Politically, totalitarian economism offered no clear differentiation between reform of the Bolshevik Party – essentially clearing out the (workers’) bureaucracy and re-establishing full working class democracy, which was still possible in the first decade after 1917 – and revolution, where the working class must smash the Stalinist state machine and re-create its own forms of self-rule. Crudely it opened the door to a glimmer of continuity between Leninism and Stalinism, and what Burnham called the bureaucratic road to socialism. But, until 1939, Burnham and Carter continued to argue that the bureaucracy was not a ruling class, but rather a "semi- or embryonic bourgeois" formation and that nationalised property was still progressive – entailing, in certain circumstances, the defence of the USSR in war. (It is therefore a mistake to characterise Burnham as a bureaucratic collectivist at this time, reading back his position in The Managerial Revolution to his earlier views, which differed from Trotsky largely on the extent of the degeneration.)
Whose analysis provided the real breakthrough on Stalinism? As the introduction to the book explains, Trotsky himself was the innovator in 1939, in his article on the Stalin-Hitler Pact, "The USSR in War". Here he acknowledged the theoretical possibility that nationalised property might also be the basis of a new exploiting class, thus effectively cutting the roots of the theory that Russian Stalinism could only be a workers’ state.4 Using the mask of Rizzi, Trotsky acknowledged that should Stalinism outlast the war, then he would be forced to re-evaluate his designation of Russia as a "degenerated workers’ state" which should be defended against imperialist attack. In fact Trotsky’s whole approach to Stalinism was to continually modify his theory in the light of its development: for example on whether reform or revolution was necessary, or on the Thermidor and Bonapartism analogy. In 1928, in the letter to Borodai, he argued that the possibility of reform of the Bolshevik Party was the basis on which he still characterised Russia as a workers’ state – by 1931, when this perspective was becoming plainly impossible, he focused more narrowly on nationalised property.5 His later positions in 1939-40 went even further (although he drew back somewhat in the debate within the SWP): on the slogan for an independent Soviet Ukraine, on the possibility of bureaucratic collectivism, and, in the last days of his life, on Communist Parties outside the USSR.6 What is clear from Trotsky’s body of work in the thirties as a whole is that his concrete analyses of Stalinism were chafing and ultimately undermining the characterisation of Russia as a degenerated workers’ state. Shachtman and his followers only drew out the logic of this analysis – firstly for the political conclusions ("defencism") and later for the formula ("workers’ state") that Trotsky himself had laid bare.
On these important matters – the decline of the Russian revolution, the origins of Stalinism and the way in which Marxists should judge these developments, Bob Pitt has little to say. Instead he offers a perspective, following his interpretation of Rakovsky, that Stalinism in the 1930s ("the bureaucratic state"), whilst not being a workers’ state as such, still contained sufficient "proletarian residues" – in the form of nationalised property – which would make it more progressive than capitalism and therefore worth defending, firstly in the war with Nazi Germany after 1941, and later against the restoration of capitalism after 1991. This view of Rakovsky is tendentious to say the least – we know he was supposed to have capitulated to Stalin in the face of the rise of fascism, but it is another leap to tie his formula entirely to the idea that Stalinism was progressive against capitalism, as Bob implies.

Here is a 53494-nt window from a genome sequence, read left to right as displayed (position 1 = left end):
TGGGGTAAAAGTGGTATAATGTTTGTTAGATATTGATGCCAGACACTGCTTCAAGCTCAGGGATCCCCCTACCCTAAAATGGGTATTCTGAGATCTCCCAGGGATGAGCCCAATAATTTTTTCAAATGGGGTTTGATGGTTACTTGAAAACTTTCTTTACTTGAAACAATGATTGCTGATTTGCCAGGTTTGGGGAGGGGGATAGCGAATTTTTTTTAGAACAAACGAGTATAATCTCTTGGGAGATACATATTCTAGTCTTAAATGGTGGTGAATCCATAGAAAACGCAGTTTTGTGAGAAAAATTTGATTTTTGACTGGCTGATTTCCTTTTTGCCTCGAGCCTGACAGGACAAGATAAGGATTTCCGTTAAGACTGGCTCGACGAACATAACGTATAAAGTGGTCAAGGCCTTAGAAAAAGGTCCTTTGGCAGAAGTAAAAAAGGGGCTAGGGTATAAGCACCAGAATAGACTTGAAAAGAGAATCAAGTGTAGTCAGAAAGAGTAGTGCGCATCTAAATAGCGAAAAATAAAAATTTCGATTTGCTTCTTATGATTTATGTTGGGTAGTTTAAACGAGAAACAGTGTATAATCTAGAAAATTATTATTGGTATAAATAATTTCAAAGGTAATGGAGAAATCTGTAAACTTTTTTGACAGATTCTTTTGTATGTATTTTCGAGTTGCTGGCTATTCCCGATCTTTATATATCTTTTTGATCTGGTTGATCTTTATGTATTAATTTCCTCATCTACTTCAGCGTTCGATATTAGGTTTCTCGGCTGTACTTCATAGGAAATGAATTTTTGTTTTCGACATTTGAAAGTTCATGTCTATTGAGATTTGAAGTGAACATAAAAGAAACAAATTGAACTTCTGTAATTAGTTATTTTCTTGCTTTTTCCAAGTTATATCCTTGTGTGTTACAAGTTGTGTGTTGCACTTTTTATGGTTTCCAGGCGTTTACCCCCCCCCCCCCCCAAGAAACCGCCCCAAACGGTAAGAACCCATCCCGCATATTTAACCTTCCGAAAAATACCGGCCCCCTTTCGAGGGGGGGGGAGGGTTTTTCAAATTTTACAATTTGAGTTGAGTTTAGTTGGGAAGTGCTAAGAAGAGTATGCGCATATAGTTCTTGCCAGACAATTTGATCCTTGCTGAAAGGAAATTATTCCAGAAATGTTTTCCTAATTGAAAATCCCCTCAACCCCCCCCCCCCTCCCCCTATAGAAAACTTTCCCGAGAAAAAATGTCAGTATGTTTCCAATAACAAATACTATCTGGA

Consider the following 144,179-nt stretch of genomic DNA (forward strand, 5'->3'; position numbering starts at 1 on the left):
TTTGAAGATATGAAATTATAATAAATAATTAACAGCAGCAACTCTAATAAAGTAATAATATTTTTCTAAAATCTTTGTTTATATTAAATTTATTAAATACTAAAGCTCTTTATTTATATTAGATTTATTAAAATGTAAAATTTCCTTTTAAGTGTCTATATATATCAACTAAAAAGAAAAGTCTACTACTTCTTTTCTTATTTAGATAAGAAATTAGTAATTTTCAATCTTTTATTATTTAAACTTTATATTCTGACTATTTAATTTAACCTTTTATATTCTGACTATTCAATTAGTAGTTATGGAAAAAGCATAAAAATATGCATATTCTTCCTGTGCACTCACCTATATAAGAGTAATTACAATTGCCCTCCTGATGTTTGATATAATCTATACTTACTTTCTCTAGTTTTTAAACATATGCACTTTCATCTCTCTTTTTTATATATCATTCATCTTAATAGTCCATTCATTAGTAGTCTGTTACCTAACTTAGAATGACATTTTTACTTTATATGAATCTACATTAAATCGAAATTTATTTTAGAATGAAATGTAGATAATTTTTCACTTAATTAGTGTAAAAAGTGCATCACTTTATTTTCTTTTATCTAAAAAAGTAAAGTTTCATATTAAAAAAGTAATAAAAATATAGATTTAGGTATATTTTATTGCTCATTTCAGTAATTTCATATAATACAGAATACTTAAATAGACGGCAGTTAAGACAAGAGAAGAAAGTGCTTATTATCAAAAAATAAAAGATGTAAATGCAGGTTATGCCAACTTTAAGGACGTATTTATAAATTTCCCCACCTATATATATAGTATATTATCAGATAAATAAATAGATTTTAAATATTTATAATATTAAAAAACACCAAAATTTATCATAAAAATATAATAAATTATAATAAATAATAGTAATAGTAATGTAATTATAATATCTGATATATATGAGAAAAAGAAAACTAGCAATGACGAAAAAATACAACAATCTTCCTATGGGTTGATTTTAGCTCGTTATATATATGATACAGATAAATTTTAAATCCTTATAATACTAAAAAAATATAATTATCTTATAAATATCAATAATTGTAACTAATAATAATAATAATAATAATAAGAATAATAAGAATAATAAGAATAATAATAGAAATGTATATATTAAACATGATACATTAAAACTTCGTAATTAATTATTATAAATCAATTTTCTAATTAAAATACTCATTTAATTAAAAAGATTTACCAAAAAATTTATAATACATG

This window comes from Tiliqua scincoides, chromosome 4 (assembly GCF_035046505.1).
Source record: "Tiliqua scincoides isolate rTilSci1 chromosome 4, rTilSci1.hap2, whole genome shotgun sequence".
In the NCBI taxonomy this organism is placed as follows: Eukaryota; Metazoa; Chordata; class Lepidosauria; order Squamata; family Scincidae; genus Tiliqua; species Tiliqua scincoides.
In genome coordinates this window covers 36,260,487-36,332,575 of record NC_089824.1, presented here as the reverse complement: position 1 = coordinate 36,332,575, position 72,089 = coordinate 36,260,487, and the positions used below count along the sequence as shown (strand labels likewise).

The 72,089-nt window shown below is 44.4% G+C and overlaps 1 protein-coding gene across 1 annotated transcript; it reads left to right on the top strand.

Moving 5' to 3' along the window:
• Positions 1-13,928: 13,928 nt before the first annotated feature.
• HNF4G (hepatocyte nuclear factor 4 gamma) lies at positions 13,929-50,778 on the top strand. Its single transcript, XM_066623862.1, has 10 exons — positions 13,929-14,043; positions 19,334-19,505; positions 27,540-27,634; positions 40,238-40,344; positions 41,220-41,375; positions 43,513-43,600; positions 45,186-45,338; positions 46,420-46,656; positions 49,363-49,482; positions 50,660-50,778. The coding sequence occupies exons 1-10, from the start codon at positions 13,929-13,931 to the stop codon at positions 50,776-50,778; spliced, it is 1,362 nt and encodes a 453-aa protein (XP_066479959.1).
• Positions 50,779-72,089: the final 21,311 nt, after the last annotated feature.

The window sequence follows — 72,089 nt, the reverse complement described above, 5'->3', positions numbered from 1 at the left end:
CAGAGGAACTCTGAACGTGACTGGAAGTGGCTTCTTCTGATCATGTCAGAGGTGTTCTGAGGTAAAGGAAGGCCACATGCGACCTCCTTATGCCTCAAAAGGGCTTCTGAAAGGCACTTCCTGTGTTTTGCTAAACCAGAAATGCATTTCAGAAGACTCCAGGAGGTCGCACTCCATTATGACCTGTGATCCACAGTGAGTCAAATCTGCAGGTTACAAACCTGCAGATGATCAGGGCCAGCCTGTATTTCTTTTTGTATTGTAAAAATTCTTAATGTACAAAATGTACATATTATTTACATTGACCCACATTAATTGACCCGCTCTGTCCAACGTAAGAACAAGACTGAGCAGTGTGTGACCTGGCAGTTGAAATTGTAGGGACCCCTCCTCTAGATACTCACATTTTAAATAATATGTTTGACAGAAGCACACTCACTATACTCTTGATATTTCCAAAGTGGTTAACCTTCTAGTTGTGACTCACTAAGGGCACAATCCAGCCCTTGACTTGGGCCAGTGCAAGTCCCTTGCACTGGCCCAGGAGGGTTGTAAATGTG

Nowhere does Bob explain what is more progressive about a state with nationalised property, especially a state which he concedes was no longer ruled in any way by the working class, and over which a bureaucracy stood as the undisputed master. He puts the form of the state (nationalised property) above the content which made it in some sense progressive (i.e. the working class still possessed the state in some way). Stalinism had shattered the Russian workers’ hold on the state, so it is by no means obvious what exactly was worth defending in what was left in the USSR.
Trotsky himself conceded in the debate in 1939-40 that nationalised property was only relatively progressive, and had to be measured against "the sum total of all other factors" and tied this formulation ultimately to the overthrow of the Moscow bureaucracy.7 He continued to define "defencism" as military support for the USSR in a war against imperialism, and not as political support for the Kremlin. But Shachtman took this a stage further. The invasion of Poland and then Finland by the USSR was not an act of defence but rather a sign of imperialist aggression, and socialists were opposed to the seizure by Stalin of new territories in these countries. Yet how could revolutionaries be defencists (i.e. support the Red Army militarily) in these wars, even if Russia was a "workers’ state" due to nationalised property, and still oppose the seizures? Socialists could not both oppose and support the Russian takeover, and not when they knew that it would mean the crushing of any independent labour movement in those countries when Russia took over. The position was impractical, and in effect chose Stalinism as a lesser evil, ruling out a third independent road against both the Nazis and the Stalinists. Instead Trotsky was reduced to making fantastical claims about Soviets and workers’ control in the occupied territories which were largely without foundation. Shachtman’s hostility to the first stages of Russian expansionism was far more appropriate as the war unfolded in 1939-40.